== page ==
It takes a genuine Marxist economist to place Biden's policies into real perspective, not the progressive liberal sycophants of reformism.
Paul Mattick Jnr. writes in Brooklyn Rail describes Biden’s spending plans "if they make it through the legislative grinder" as "actually pretty thin gruel."
2.25 trillion dollars to be spent over eight years amounts to less than 300 billion dollars a year, less than half of the Pentagon budget alone for 2020. Biden's administration is beefing up its military in response to the “Chinese threat,” with a military budget request exceeding that in Trump’s 2020 budget by 1.7 percent. And Biden plans to increase troop strength in Germany, to counter the "Russian threat". There’s going to be money for hypersonic missiles, space war, and other gadgets, along with “nuclear modernization” (building “improved” nuclear weapons). Meanwhile, the administration has maintained the Trump policy of stocking non-self-deactivating landmines, declaring them “a vital tool in conventional warfare.”
The spending proposed to combat climate change under the proposed infrastructure bill is about one eighth (or one tenth) the generally estimated minimum necessary to counter the worst effects of the damage already done to the environment, compared to the approximately half of GDP poured into constructing and using the machinery of mass killing and destruction after 1942.
"...the money has to come from somewhere, and at this point some of it—if only to pay the interest on borrowing—has to come from the pockets of rich people. But rich people can hardly be expected to like this, however enthusiastic about “fixing America” they may be. The plan to raise the corporate tax rate a little, from 21 to 28 percent (it was 35 percent before the 2017 tax cut) has a direct impact on them, because personal wealth now features the ownership of stock, whose prices corporations use their untaxed income to boost..."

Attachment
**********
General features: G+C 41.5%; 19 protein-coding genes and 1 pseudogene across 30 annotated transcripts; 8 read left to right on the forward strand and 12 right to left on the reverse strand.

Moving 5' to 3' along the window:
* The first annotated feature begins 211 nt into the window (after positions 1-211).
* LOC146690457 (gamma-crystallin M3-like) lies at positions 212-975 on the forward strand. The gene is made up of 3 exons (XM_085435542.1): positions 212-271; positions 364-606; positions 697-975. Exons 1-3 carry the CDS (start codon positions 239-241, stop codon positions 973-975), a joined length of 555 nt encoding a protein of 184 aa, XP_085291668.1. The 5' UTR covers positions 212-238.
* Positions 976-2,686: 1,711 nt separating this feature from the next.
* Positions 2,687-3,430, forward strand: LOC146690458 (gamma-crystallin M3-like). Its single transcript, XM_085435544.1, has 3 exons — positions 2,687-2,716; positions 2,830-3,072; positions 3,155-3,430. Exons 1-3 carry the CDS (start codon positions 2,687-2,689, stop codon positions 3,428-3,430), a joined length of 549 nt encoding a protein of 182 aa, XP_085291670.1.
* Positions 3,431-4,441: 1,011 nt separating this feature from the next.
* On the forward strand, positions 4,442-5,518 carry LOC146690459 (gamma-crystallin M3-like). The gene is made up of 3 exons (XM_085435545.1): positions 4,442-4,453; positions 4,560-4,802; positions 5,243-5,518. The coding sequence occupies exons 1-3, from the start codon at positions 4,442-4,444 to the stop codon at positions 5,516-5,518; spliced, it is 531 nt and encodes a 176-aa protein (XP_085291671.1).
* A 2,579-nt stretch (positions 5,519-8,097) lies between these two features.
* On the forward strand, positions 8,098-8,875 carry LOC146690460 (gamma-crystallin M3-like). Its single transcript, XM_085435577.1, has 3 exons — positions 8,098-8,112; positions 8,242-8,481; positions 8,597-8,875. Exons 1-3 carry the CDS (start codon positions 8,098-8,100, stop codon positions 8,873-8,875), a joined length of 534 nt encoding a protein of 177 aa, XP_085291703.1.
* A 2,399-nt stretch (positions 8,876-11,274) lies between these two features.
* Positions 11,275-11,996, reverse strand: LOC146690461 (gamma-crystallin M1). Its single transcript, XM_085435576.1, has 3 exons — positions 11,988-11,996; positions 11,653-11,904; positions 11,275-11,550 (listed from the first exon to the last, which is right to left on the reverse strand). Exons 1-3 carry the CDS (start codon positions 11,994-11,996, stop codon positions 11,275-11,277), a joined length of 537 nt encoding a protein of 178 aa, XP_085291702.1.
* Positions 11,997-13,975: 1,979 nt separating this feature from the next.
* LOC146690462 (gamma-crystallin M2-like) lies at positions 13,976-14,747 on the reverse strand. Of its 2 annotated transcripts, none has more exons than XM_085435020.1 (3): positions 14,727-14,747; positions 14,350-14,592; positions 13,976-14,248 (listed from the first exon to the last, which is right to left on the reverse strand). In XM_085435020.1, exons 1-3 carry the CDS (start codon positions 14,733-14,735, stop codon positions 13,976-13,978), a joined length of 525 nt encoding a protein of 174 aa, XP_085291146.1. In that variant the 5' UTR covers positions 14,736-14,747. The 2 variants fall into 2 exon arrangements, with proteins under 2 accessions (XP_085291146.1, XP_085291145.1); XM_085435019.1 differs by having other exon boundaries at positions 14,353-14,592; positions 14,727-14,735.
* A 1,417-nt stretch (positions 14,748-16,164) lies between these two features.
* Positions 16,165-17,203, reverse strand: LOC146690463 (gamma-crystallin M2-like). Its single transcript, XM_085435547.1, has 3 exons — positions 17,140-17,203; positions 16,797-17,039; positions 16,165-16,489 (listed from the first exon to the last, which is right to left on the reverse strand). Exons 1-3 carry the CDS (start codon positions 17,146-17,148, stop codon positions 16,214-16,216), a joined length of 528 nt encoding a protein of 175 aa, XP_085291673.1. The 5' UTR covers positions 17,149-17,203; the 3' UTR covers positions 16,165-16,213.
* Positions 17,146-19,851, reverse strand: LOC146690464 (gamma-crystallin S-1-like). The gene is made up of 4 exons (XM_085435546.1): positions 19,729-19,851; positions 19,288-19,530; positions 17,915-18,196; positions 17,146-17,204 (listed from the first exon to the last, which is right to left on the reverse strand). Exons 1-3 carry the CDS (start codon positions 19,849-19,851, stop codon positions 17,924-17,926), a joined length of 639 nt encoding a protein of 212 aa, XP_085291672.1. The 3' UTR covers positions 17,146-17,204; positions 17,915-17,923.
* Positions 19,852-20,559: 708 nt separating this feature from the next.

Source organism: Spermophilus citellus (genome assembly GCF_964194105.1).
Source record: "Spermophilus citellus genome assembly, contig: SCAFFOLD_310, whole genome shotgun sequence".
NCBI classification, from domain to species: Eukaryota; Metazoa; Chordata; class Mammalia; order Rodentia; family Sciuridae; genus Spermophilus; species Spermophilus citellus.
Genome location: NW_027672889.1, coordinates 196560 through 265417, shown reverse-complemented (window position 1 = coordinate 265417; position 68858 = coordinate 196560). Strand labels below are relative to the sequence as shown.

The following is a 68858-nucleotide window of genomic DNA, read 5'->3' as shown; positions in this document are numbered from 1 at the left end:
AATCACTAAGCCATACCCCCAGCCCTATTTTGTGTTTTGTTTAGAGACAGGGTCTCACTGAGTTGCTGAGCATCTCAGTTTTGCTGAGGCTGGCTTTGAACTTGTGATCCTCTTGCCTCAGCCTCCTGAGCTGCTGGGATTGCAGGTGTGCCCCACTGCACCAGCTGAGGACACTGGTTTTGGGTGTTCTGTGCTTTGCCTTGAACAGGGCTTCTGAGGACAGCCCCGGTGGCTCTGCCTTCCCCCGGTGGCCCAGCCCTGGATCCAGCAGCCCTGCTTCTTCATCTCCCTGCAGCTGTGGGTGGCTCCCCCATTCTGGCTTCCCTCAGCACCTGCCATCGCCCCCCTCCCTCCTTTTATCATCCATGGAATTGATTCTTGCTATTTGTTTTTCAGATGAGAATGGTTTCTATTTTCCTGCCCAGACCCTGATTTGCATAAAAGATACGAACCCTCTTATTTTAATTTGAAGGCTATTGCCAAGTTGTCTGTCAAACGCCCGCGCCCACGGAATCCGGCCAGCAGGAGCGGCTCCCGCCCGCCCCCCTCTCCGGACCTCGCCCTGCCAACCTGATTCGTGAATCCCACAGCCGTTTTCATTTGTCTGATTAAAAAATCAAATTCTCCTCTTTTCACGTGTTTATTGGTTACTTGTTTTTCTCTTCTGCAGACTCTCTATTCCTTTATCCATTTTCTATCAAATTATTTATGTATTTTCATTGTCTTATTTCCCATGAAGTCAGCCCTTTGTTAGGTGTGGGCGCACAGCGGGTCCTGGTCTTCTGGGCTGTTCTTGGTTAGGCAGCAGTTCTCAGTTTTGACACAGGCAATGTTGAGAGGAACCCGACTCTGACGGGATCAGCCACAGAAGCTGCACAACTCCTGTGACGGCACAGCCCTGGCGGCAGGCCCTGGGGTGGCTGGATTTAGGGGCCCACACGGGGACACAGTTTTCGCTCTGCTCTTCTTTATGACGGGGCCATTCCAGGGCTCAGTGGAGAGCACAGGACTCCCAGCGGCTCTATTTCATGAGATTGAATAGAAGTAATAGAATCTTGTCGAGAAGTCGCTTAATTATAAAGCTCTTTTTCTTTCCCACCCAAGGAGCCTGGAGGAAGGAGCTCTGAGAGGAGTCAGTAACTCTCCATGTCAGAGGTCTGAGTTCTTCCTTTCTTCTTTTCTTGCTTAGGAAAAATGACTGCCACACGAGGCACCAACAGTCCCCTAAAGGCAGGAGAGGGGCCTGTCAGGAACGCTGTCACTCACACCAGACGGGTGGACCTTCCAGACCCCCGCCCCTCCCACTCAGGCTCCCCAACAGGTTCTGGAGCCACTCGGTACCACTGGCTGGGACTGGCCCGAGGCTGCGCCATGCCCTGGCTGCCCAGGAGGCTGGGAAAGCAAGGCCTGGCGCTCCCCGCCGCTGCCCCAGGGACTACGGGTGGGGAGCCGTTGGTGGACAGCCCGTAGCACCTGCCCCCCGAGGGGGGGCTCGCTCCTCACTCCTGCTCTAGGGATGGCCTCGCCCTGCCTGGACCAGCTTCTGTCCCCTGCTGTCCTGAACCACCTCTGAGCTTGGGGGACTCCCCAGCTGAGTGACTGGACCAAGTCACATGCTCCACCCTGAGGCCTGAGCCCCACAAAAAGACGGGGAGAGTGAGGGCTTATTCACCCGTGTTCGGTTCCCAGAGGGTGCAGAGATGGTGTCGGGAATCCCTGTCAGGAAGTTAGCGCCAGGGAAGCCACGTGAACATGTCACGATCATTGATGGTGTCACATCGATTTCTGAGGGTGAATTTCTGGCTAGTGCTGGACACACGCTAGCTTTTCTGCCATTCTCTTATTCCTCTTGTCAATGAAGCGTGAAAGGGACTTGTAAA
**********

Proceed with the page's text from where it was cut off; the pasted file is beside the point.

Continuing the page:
Mattick disillusions many leftists in the Democratic Party.
"...The idea of the Biden Plan as a second coming of the New Deal has even brought with it a wistful wish for the revival of labor unions—though not for anything as radical as raising the federal minimum wage to 15 dollars over the next five years...The idea that Amazon’s victory was due to the efforts at intimidation the company undoubtedly practiced is ridiculous, given the history of successful union drives in the 1930s and ’40s in the teeth of armed (and shooting) police and murderous company goons. Whatever the thinking of the Bessemer workers, only half of whom bothered to vote, it is as if they understand that present conditions are very different from those of the great union drives of the past..."
He also reminds readers that FDR was no workers' savior and it was war-time conditions not the president who presented workers with organisational advantages.
The conclusion reached by Paul Mattick is that working people "...have no idea of a viable alternative to the existing social system. But very many, at least, understand that the current state of affairs is not tenable..."
But all is not lost.
"...So long as people and the earth remain, [a] recurrent will for life suggests the possibility of a future decisively different from the past..."
Paul Mattick's full article can be read here: